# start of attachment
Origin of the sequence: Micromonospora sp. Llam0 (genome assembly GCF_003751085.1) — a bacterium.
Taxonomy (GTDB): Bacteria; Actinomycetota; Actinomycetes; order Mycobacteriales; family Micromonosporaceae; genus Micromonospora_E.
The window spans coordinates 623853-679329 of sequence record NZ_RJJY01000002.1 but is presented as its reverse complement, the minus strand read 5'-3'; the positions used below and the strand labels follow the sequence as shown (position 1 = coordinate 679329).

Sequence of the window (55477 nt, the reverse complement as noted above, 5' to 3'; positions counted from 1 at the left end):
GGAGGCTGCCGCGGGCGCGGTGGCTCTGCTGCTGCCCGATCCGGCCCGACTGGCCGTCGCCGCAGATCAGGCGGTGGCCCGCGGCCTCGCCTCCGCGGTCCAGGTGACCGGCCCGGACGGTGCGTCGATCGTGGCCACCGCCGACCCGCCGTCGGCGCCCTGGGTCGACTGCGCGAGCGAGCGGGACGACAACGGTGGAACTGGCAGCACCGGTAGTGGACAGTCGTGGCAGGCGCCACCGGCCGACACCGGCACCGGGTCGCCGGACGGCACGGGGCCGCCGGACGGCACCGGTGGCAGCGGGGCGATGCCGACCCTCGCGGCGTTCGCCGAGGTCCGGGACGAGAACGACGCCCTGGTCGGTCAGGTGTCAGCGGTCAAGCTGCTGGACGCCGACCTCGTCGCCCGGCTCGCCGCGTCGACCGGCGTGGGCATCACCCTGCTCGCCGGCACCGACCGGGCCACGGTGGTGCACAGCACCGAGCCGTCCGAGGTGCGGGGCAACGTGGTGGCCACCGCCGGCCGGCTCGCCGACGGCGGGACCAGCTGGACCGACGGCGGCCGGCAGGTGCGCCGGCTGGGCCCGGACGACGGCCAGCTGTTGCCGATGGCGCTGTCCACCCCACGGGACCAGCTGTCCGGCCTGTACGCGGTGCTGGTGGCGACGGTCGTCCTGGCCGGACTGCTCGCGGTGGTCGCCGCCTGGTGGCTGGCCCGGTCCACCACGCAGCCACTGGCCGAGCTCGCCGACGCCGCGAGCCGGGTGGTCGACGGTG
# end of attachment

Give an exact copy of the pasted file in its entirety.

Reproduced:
Origin of the sequence: Micromonospora sp. Llam0 (genome assembly GCF_003751085.1) — a bacterium.
Taxonomy (GTDB): Bacteria; Actinomycetota; Actinomycetes; order Mycobacteriales; family Micromonosporaceae; genus Micromonospora_E.
The window spans coordinates 623853-679329 of sequence record NZ_RJJY01000002.1 but is presented as its reverse complement, the minus strand read 5'-3'; the positions used below and the strand labels follow the sequence as shown (position 1 = coordinate 679329).

Sequence of the window (55477 nt, the reverse complement as noted above, 5' to 3'; positions counted from 1 at the left end):
GGAGGCTGCCGCGGGCGCGGTGGCTCTGCTGCTGCCCGATCCGGCCCGACTGGCCGTCGCCGCAGATCAGGCGGTGGCCCGCGGCCTCGCCTCCGCGGTCCAGGTGACCGGCCCGGACGGTGCGTCGATCGTGGCCACCGCCGACCCGCCGTCGGCGCCCTGGGTCGACTGCGCGAGCGAGCGGGACGACAACGGTGGAACTGGCAGCACCGGTAGTGGACAGTCGTGGCAGGCGCCACCGGCCGACACCGGCACCGGGTCGCCGGACGGCACGGGGCCGCCGGACGGCACCGGTGGCAGCGGGGCGATGCCGACCCTCGCGGCGTTCGCCGAGGTCCGGGACGAGAACGACGCCCTGGTCGGTCAGGTGTCAGCGGTCAAGCTGCTGGACGCCGACCTCGTCGCCCGGCTCGCCGCGTCGACCGGCGTGGGCATCACCCTGCTCGCCGGCACCGACCGGGCCACGGTGGTGCACAGCACCGAGCCGTCCGAGGTGCGGGGCAACGTGGTGGCCACCGCCGGCCGGCTCGCCGACGGCGGGACCAGCTGGACCGACGGCGGCCGGCAGGTGCGCCGGCTGGGCCCGGACGACGGCCAGCTGTTGCCGATGGCGCTGTCCACCCCACGGGACCAGCTGTCCGGCCTGTACGCGGTGCTGGTGGCGACGGTCGTCCTGGCCGGACTGCTCGCGGTGGTCGCCGCCTGGTGGCTGGCCCGGTCCACCACGCAGCCACTGGCCGAGCTCGCCGACGCCGCGAGCCGGGTGGTCGACGGTG